Christian clergy cancelled celebrations in Bethlehem, the Israeli-occupied Palestinian West Bank city where Christian tradition says Jesus was born in a stable 2,000 years ago.

Palestinian Christians held a candle-lit Christmas vigil in Bethlehem with hymns and prayers for peace in Gaza, instead of the usual celebrations.

Palestinian President Mahmoud Abbas, in a departure from his usual practice that reflected the current gloom over Gaza, did not attend the midnight vigil, and instead sent a representative.

There was no large tree, the usual centrepiece of Bethlehem's Christmas observances. Nativity figurines in churches were placed among rubble and barbed wire in solidarity with the people of Gaza.


Hamas and smaller militant ally Islamic Jihad, both sworn to Israel's destruction, are believed to be holding more than 100 hostages from among 240 they captured during their Oct. 7 rampage through Israeli towns, when they killed 1,200 people.

Since then, Israel has besieged the narrow Gaza Strip and laid much of it to waste. Nearly 20,700 people have been killed by Israeli airstrikes, including 250 in the last 24 hours, according to authorities in Hamas-ruled Gaza on Monday. Thousands more are believed to be dead under the rubble.

The vast majority of Gaza's 2.3 million population have been driven from their homes, and the United Nations says conditions are catastrophic.

The Israeli military said on Monday that two of its soldiers had died in the last day, bringing to 158 the number killed since ground operations began on Oct. 20.

Separately, three security sources said an Israeli airstrike outside the Syrian capital Damascus on Monday killed a senior adviser in Iran’s Revolutionary Guards.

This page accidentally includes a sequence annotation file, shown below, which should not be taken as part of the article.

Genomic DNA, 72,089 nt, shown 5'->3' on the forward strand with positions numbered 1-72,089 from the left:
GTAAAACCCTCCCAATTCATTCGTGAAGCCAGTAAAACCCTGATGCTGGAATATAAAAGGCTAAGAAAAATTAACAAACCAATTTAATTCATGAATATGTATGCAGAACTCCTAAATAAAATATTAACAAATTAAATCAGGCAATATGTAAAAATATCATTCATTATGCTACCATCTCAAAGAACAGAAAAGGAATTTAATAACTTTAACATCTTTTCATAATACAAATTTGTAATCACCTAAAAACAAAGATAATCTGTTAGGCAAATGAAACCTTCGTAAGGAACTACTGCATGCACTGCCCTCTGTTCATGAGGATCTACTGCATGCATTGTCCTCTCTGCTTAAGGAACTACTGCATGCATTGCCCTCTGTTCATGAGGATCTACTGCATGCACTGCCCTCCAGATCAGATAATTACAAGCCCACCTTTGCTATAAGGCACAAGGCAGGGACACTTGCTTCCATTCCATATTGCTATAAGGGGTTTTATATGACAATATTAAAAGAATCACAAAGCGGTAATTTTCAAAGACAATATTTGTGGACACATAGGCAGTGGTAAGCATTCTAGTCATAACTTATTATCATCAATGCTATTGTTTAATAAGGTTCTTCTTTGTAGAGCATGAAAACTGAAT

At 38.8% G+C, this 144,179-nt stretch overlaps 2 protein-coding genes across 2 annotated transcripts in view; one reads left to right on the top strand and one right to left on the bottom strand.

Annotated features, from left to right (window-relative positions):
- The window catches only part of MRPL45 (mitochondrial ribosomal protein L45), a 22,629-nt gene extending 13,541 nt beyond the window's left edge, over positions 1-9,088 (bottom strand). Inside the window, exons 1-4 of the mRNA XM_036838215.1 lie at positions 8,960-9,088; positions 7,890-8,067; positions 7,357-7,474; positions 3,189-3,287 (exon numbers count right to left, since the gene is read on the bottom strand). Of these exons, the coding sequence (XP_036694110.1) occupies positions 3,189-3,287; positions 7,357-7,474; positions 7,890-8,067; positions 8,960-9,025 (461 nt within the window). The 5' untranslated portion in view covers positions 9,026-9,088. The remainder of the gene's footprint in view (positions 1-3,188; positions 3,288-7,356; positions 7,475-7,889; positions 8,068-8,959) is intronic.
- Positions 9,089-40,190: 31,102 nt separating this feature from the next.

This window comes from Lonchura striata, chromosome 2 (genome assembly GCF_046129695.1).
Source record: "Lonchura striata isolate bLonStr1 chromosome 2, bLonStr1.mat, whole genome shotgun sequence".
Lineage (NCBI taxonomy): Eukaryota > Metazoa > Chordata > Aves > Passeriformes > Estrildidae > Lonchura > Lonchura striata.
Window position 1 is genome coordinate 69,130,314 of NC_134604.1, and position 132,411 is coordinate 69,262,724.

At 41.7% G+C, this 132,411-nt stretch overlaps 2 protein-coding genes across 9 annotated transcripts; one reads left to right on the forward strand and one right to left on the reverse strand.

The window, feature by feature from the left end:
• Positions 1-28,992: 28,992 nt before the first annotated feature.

The sources told Reuters the adviser, known as Sayyed Razi Mousavi, was responsible for coordinating the military alliance between Syria and Iran, which supports Hamas in Gaza.

Israeli Prime Minister Benjamin Netanyahu told lawmakers from his Likud party on Monday that the war was far from over and dismissed what he cast as media speculation his government might call a halt to the fighting.

He said Israel would not succeed in freeing its remaining hostages without applying military pressure.

Israel has been under pressure from its closest ally the United States to shift operations to a lower-intensity phase and reduce civilian deaths.

On Saturday, Israel's military chief of staff said his forces had largely achieved operational control in the north of Gaza and would expand operations further in the south.

But residents say fighting has only intensified in northern districts.

Diplomatic efforts, mediated by Egypt and Qatar, on a new truce to free the remaining hostages held in Gaza have yielded little public progress, although Washington described the talks last week as "very serious".

Islamic Jihad said a delegation led by its exiled leader Ziad al-Nakhlala was in Cairo on Sunday. His arrival followed talks attended by Hamas chief Ismail Haniyeh in recent days.

The militant groups have said they would not discuss any release of hostages unless Israel ends its war in Gaza, while the Israelis say they are willing to discuss only a pause in fighting.